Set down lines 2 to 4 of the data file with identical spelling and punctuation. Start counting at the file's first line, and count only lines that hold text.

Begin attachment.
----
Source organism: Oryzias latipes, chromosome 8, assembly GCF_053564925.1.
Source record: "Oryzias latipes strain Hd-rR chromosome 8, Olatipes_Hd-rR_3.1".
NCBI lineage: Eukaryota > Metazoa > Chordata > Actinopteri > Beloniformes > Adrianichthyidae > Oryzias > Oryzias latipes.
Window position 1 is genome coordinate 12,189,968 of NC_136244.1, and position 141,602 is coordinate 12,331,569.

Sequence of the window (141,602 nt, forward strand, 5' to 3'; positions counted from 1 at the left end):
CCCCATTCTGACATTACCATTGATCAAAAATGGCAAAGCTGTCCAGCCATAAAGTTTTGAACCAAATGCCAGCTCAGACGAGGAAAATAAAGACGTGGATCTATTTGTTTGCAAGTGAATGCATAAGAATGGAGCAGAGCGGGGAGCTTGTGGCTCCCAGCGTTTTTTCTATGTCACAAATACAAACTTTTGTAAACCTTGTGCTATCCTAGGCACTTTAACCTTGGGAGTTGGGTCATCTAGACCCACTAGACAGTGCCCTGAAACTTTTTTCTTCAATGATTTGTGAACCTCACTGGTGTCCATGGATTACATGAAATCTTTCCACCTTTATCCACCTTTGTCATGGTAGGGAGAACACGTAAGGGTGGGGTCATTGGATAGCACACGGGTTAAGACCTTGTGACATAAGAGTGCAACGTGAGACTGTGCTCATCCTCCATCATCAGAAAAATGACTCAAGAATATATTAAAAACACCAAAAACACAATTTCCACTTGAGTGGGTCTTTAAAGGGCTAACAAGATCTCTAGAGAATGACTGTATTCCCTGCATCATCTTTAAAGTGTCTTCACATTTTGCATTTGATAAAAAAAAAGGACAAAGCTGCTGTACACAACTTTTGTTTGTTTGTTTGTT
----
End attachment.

Source record: "Oryzias latipes strain Hd-rR chromosome 8, Olatipes_Hd-rR_3.1".
NCBI lineage: Eukaryota > Metazoa > Chordata > Actinopteri > Beloniformes > Adrianichthyidae > Oryzias > Oryzias latipes.
Window position 1 is genome coordinate 12,189,968 of NC_136244.1, and position 141,602 is coordinate 12,331,569.